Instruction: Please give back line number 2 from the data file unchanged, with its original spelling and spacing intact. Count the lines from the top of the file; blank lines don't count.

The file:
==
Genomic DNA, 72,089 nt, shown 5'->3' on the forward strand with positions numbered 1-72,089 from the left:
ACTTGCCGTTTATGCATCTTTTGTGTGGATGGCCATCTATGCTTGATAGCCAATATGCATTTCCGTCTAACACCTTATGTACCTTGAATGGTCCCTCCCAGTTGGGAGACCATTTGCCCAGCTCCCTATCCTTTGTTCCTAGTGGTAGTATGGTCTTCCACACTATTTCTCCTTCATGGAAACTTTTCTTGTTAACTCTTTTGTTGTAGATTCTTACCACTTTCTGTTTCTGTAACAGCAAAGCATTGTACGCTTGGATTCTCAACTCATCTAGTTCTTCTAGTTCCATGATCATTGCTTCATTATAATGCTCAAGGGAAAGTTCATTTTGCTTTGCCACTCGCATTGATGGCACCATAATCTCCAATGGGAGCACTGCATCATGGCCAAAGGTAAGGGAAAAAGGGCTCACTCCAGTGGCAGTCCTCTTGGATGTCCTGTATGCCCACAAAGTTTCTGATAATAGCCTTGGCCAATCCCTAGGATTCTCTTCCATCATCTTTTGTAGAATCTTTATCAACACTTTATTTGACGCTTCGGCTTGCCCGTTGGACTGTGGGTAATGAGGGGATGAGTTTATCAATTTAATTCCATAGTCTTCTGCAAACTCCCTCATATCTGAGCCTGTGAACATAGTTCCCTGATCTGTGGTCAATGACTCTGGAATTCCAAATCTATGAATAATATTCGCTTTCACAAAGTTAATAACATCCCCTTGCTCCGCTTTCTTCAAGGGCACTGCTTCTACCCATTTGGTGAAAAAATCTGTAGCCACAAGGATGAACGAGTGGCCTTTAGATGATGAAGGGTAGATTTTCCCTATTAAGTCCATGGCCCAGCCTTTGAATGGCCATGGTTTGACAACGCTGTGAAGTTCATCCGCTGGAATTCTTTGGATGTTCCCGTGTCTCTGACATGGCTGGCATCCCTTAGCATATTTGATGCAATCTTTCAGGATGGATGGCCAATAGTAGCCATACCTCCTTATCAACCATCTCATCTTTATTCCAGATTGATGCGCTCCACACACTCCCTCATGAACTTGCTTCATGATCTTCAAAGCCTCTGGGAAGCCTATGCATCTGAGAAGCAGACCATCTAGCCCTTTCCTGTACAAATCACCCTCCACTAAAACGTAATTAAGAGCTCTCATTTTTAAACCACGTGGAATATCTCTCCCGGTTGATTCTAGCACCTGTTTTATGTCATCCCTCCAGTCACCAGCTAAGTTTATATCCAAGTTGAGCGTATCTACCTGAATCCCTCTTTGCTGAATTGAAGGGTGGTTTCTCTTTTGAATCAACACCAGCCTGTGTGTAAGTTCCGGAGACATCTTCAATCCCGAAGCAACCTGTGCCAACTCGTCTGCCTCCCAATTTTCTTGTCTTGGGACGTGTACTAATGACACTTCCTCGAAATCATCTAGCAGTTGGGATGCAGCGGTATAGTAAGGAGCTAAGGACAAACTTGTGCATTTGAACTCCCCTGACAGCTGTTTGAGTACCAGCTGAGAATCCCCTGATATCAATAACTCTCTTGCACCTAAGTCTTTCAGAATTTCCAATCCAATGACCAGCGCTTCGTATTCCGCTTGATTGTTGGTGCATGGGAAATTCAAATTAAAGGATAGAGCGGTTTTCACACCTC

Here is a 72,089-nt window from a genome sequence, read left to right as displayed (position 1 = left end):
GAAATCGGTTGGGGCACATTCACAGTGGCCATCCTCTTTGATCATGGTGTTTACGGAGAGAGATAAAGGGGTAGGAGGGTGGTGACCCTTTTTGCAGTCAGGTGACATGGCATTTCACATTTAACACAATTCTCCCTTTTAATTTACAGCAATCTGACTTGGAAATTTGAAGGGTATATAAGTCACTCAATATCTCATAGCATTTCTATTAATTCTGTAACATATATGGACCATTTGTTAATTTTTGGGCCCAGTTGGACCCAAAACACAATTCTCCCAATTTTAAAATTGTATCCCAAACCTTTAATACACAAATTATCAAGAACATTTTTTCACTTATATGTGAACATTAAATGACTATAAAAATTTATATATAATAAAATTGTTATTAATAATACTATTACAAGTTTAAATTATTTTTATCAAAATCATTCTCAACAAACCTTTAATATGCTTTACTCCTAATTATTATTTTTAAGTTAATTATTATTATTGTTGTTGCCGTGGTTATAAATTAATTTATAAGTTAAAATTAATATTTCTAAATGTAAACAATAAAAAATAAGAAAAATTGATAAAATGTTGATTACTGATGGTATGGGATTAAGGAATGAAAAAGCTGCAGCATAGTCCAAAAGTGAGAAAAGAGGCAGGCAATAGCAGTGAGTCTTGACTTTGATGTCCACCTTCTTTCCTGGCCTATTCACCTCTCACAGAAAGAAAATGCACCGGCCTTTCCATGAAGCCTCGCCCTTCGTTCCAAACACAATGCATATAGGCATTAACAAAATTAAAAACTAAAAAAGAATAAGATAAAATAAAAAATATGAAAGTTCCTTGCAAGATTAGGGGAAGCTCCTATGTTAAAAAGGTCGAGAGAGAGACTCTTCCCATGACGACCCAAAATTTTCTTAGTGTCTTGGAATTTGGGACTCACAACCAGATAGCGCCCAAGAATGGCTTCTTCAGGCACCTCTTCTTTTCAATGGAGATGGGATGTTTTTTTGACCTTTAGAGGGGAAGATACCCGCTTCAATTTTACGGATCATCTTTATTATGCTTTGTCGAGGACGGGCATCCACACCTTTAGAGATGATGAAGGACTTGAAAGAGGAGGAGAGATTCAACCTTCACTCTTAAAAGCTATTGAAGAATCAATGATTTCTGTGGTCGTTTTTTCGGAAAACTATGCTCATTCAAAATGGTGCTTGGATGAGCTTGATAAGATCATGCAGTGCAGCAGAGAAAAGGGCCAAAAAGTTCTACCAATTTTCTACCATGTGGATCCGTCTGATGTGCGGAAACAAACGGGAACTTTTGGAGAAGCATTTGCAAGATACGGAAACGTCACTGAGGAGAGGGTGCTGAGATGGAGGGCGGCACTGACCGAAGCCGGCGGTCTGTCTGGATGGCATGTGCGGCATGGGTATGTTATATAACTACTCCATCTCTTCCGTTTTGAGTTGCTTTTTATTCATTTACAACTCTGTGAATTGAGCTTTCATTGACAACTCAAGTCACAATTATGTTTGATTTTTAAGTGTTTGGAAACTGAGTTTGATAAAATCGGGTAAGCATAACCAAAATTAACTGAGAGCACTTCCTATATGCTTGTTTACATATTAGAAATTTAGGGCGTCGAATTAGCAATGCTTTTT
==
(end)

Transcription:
ACTTGCCGTTTATGCATCTTTTGTGTGGATGGCCATCTATGCTTGATAGCCAATATGCATTTCCGTCTAACACCTTATGTACCTTGAATGGTCCCTCCCAGTTGGGAGACCATTTGCCCAGCTCCCTATCCTTTGTTCCTAGTGGTAGTATGGTCTTCCACACTATTTCTCCTTCATGGAAACTTTTCTTGTTAACTCTTTTGTTGTAGATTCTTACCACTTTCTGTTTCTGTAACAGCAAAGCATTGTACGCTTGGATTCTCAACTCATCTAGTTCTTCTAGTTCCATGATCATTGCTTCATTATAATGCTCAAGGGAAAGTTCATTTTGCTTTGCCACTCGCATTGATGGCACCATAATCTCCAATGGGAGCACTGCATCATGGCCAAAGGTAAGGGAAAAAGGGCTCACTCCAGTGGCAGTCCTCTTGGATGTCCTGTATGCCCACAAAGTTTCTGATAATAGCCTTGGCCAATCCCTAGGATTCTCTTCCATCATCTTTTGTAGAATCTTTATCAACACTTTATTTGACGCTTCGGCTTGCCCGTTGGACTGTGGGTAATGAGGGGATGAGTTTATCAATTTAATTCCATAGTCTTCTGCAAACTCCCTCATATCTGAGCCTGTGAACATAGTTCCCTGATCTGTGGTCAATGACTCTGGAATTCCAAATCTATGAATAATATTCGCTTTCACAAAGTTAATAACATCCCCTTGCTCCGCTTTCTTCAAGGGCACTGCTTCTACCCATTTGGTGAAAAAATCTGTAGCCACAAGGATGAACGAGTGGCCTTTAGATGATGAAGGGTAGATTTTCCCTATTAAGTCCATGGCCCAGCCTTTGAATGGCCATGGTTTGACAACGCTGTGAAGTTCATCCGCTGGAATTCTTTGGATGTTCCCGTGTCTCTGACATGGCTGGCATCCCTTAGCATATTTGATGCAATCTTTCAGGATGGATGGCCAATAGTAGCCATACCTCCTTATCAACCATCTCATCTTTATTCCAGATTGATGCGCTCCACACACTCCCTCATGAACTTGCTTCATGATCTTCAAAGCCTCTGGGAAGCCTATGCATCTGAGAAGCAGACCATCTAGCCCTTTCCTGTACAAATCACCCTCCACTAAAACGTAATTAAGAGCTCTCATTTTTAAACCACGTGGAATATCTCTCCCGGTTGATTCTAGCACCTGTTTTATGTCATCCCTCCAGTCACCAGCTAAGTTTATATCCAAGTTGAGCGTATCTACCTGAATCCCTCTTTGCTGAATTGAAGGGTGGTTTCTCTTTTGAATCAACACCAGCCTGTGTGTAAGTTCCGGAGACATCTTCAATCCCGAAGCAACCTGTGCCAACTCGTCTGCCTCCCAATTTTCTTGTCTTGGGACGTGTACTAATGACACTTCCTCGAAATCATCTAGCAGTTGGGATGCAGCGGTATAGTAAGGAGCTAAGGACAAACTTGTGCATTTGAACTCCCCTGACAGCTGTTTGAGTACCAGCTGAGAATCCCCTGATATCAATAACTCTCTTGCACCTAAGTCTTTCAGAATTTCCAATCCAATGACCAGCGCTTCGTATTCCGCTTGATTGTTGGTGCATGGGAAATTCAAATTAAAGGATAGAGCGGTTTTCACACCTC